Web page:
As the engine behind the country's plastics industry, the PIDC has been coordinating recycling operators and manufacturers since 2013. The center established the Ocean Plastic Coalition (OPC) in 2018 to make ocean trash useful once again.
"Plastics account for 80-90 percent of marine debris. That is why we feel obliged to deal with this problem," PIDC Manager Hsu Hsiang-jui (許祥瑞) told Business Today. Working with members from the OPC, the center has produced some impressive outcomes using waste from the fishing industry.
The first successful case was eyeglass frames made from nylon fishing nets. According to Hsu, it took almost a year of research for the center and the manufacturer, Hwa Meei Optical, to create a smooth frame made of 95 percent recycled materials.
The company now turns several tons of recycled fishing nets per year into eyeglass frames for brands like Decathlon and Julbo. Though the recycling process is expensive, this environmentally friendly frame does not require extra coating on its surface, which in turn balances the cost, making it a sustainable product.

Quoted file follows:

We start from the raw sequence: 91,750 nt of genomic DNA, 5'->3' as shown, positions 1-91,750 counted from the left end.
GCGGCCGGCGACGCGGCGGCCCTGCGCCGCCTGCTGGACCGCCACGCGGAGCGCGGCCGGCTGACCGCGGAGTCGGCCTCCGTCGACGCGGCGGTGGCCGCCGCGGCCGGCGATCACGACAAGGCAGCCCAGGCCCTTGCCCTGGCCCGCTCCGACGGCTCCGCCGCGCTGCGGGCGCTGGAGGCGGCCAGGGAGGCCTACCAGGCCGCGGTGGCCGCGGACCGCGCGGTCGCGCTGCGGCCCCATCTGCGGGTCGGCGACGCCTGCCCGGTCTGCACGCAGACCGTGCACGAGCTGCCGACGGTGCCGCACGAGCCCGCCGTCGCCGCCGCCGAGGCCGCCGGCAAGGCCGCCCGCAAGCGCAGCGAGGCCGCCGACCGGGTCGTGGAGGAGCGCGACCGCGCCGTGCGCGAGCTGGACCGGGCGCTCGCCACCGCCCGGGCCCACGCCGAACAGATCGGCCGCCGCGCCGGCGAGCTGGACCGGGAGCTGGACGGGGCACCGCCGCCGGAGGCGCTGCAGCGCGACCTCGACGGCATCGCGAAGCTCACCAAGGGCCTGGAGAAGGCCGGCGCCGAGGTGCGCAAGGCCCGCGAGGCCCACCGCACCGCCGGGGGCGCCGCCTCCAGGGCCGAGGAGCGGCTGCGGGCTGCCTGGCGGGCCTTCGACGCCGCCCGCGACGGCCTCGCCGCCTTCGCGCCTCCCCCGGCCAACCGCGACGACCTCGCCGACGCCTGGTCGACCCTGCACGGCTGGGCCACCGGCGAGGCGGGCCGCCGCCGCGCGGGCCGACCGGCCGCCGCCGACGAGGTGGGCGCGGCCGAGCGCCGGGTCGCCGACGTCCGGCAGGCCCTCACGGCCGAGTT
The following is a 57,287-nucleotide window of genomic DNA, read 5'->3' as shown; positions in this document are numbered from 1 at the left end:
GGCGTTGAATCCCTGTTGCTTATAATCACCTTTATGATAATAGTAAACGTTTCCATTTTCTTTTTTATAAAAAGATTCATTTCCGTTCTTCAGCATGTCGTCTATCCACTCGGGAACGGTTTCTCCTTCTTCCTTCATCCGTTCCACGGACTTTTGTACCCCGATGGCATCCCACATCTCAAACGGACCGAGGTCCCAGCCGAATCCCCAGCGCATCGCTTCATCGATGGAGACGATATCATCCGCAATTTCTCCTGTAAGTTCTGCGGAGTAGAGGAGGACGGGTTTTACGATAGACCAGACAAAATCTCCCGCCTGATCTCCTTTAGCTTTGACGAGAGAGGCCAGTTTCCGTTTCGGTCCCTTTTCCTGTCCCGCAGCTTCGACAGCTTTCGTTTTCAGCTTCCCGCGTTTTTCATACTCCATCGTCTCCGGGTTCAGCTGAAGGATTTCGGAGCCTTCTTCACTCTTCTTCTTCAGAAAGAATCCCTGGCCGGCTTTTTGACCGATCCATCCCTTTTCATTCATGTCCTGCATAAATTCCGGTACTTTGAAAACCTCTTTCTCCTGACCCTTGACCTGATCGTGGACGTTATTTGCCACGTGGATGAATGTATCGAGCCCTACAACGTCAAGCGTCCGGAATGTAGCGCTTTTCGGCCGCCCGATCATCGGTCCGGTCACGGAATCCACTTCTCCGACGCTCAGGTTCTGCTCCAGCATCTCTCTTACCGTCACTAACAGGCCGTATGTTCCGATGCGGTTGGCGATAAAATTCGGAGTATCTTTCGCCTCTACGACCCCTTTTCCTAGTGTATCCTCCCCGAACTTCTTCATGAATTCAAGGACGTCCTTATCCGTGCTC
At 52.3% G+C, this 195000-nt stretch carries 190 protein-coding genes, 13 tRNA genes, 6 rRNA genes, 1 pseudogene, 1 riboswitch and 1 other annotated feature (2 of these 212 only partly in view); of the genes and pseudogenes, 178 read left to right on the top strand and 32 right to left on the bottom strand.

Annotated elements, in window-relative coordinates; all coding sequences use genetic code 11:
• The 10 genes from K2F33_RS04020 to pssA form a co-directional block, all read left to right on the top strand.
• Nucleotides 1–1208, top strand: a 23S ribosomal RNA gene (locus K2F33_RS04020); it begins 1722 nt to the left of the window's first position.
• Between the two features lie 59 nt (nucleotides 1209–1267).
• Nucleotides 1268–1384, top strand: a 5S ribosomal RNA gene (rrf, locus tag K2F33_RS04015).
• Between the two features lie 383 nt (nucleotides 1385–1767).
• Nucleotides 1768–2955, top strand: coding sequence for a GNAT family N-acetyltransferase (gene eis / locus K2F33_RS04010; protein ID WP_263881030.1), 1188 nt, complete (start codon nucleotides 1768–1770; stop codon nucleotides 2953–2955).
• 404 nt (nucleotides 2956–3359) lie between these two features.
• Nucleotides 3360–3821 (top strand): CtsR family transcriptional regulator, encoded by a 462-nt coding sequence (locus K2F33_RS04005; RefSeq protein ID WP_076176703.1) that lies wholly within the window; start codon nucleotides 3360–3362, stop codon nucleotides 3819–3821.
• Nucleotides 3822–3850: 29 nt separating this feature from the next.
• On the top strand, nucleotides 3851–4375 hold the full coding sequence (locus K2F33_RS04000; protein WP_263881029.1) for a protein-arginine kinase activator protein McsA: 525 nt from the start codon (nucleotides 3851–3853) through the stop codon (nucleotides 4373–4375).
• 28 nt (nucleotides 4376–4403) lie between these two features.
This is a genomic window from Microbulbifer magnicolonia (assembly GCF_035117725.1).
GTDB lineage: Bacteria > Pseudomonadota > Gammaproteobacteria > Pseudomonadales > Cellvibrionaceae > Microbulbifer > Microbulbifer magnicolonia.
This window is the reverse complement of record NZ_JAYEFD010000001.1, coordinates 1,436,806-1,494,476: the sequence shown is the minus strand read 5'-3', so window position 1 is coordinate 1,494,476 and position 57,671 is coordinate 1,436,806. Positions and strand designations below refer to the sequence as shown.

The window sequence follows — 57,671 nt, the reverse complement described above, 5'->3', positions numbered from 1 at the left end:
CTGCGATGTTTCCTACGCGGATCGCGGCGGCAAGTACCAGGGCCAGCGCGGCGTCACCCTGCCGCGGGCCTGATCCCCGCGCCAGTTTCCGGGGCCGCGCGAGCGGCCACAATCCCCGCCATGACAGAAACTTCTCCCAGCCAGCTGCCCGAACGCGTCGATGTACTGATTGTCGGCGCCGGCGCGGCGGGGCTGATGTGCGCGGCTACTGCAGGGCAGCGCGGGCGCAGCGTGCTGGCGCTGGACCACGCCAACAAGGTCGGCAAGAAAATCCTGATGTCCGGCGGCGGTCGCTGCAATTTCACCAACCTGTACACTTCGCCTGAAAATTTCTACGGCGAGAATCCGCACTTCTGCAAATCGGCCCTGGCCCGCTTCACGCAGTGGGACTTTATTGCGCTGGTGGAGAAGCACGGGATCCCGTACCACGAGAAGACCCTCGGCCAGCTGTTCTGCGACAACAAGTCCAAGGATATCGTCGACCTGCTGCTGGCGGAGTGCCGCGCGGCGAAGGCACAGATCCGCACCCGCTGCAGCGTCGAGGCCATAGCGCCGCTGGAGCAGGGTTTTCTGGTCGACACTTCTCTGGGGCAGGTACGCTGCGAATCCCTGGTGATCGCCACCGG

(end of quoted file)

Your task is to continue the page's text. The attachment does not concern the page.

Waste from the fishing industry includes not only plastics but also byproducts from aquaculture, such as unused oyster shells. Residents in southern Taiwan have long understood the usefulness of oyster shells and spray the burned shells on the surface of bungalows, which acts as insulation and keeps temperatures cooler indoors.
Inspired by this practice, Wang Yeh-hsun (王葉訓), founder of Creative Tech Textile, decided to add pulverized oyster shells to fabrics and found the clothes became antistatic, antibacterial, and prevented body odor.
Although people are mostly unfamiliar with this innovative fabric, it has won several international prizes, including the iF Design Award.
As the processing of recycled materials, such as smashing, and cleaning fishing nets, largely relies on manual work, the PIDC is focusing on introducing automated facilities that will further bring down costs and make it easier to turn trash into gold.